Should a novice invest in tire warmers?

Discussion in 'Tech Forum' started by Jgelack, May 6, 2019.

  1. Jgelack

    Jgelack New Member

    Hi, I'm planning on doing my very first track day this year and was wondering if you thought it would be a good idea to invest in a set of tire warmers beforehand. What got me thinking about this is recently watching a number of cold tire crashes on YouTube and reading some comments suggesting that tire warmers might be a good idea for beginners that are still learning proper body position, lines, braking techniques etc, as an extra safety measure. What are your thoughts? I'm riding a 2013 R6 with Q3's. I really appreciate any advice you can give me!
  2. Slitherin

    Slitherin Control Rider Director

    Not needed. Tire warmers do not fix cold tire crashes. A super sport tire will get up to temp within the first lap. Plenty of people crash on the first lap WITH warmers. Save your money and use it for more track time or a YCRS class. By time you spend money on warmers, a generator to run them with no electricity, stands, etc. you would have been better off paying for a school or tons of trick days.
    CBRtist likes this.
  3. tdelegram

    tdelegram Control Rider

    Q3’s wouldn’t require warmers, but the real question is do you psychologically? If you can get past any mental block, After 2 laps you’ll be at temperature, for you out laps focus on loading when the bike is straight up and down smoothly with throttle and brakes. Spend the money on a good tire gauge and make sure your pressures are good.
    Lenny ZX9R and scotsman459 like this.
  4. Slitherin

    Slitherin Control Rider Director

    I would also add that for a Novice rider, warmers can give you a FALSE sense of security. Fact is warmers will not prevent a first lap crash. Even our fancy tires that require warmers will spit you to the ground on lap 1 or even lap 2 if you are not managing your tires. You have to understand that the tire needs the friction of the pavement to really get it to a working temp.
  5. bmart

    bmart Control Rider

    One guy's $.02, certainly worth less.

    1-There is a mental component, but consider if warmers didn't exist...what would you do? Cautious the first lap, less cautious the next lap. then you're good to go. All of the carcass warming on the track comes from braking and acceleration, not in the corners.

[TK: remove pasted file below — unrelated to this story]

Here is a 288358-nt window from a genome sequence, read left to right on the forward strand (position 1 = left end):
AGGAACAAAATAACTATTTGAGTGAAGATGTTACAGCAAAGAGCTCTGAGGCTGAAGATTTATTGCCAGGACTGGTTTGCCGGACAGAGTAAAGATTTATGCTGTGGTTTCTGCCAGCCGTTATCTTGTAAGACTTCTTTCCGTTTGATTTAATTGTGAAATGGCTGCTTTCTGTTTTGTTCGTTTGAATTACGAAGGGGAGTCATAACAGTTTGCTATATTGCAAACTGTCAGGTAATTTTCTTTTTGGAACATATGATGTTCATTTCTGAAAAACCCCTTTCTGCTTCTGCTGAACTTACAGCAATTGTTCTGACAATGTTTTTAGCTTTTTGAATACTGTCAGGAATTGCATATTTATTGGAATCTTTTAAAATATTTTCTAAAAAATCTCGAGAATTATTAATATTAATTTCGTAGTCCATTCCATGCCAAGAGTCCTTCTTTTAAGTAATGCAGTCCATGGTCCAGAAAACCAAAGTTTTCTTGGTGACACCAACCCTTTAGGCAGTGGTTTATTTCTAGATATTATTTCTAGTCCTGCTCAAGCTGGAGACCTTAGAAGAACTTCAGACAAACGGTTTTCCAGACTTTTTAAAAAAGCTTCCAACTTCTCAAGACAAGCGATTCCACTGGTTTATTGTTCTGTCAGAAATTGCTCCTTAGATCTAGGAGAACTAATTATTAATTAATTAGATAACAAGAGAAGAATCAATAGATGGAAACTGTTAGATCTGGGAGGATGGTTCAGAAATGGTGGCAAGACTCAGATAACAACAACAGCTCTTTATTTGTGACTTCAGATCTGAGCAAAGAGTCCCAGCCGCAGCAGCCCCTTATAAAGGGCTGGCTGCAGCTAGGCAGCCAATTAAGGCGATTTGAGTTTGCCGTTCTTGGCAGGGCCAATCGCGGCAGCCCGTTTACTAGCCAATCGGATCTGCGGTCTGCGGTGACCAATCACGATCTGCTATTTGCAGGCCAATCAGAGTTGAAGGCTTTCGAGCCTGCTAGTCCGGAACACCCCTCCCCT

2-The tires are going to the warmest when you roll out and cool every lap at a novice you're picking up speed.
    3-Current sport tires are superb. I have been to more than one track and run my best time on a Q3 rear...faster than on my full race tires. Feedback is superb and edge grip up to fast end of an Advanced pace.
    4-The one thing that warmers do give you is a way to set pressure consistently at the same temp. You can guess close enough / in the ball park for that up into an Advanced pace. You just have to know what the pressure/temp difference is.
  6. Kruizen

    Kruizen Control Rider

    As a novice, the warmers may give you a great 1st and maybe 2nd lap, at that point you probably haven’t generated enough friction to keep them that hot and now they are actually cooling down and can/could provide less grip.

    Are you ready to deal with a tire that may be really changing grip after a couple of laps in the wrong direction?

    Or would you prefer to have a tire with a little as grip at the start, that then provides better/more consistent grip as the session goes on-a nice pirelli sp/q3 etc.
    Lenny ZX9R and scotsman459 like this.
  7. Jgelack

    Jgelack New Member

    Thanks guys, excellent advice! I will skip the warmers for now and instead invest in more track days/courses. Thanks again!
    Slitherin likes this.
  8. Innovate803

    Innovate803 Racecar to Racebike

    Unless I am racing, skip it. Doing normal track days where you are not trying to outrun someone lap one does not require heated up already tires. The first lap take it easy and get the tires up to temp and go.
    HondaGalToo likes this.
  9. damiankelly

    damiankelly Member

    Keep checking your tire pressures before you go out and when you get in…You may want to run them a little lower at first on a cooler day so they flex a little more to get some heat into them. Then once the day gets going and and heat builds raise psi....

    check with trackside tire guy about pressures for you and be sure he thinks this make sense for what you run...

    That will help hopefully just my 2¢…
  10. scotsman459

    scotsman459 New Member

    Very good point

    Sent from my SM-N976V using Tapatalk
  11. Motofun352

    Motofun352 Control Rider

    As great as this sport is, one of the biggest drawbacks is the cost to get started. I'm a firm believer in starting small, with just the basics (Good safety gear may be the exception). As you gain experience and see what's working for the other folks then expand your investment.
    Lenny ZX9R likes this.
  12. bmart

    bmart Control Rider

    What he said...

    One can make this a very expensive sport, or a cheap one. Top level gear can be had for cheap used if you look around. Most folks wear things a few times and put it in a closet. Take advantage.
  13. GeorgeB

    GeorgeB GeorgeB Control Rider

    Even Casey Stoner says "you are" the best thing to invest in.

    Lenny ZX9R and kram like this.
  14. bmart

    bmart Control Rider

    I'd be okay if he invested in sponsoring my habit.
    GeorgeB likes this.

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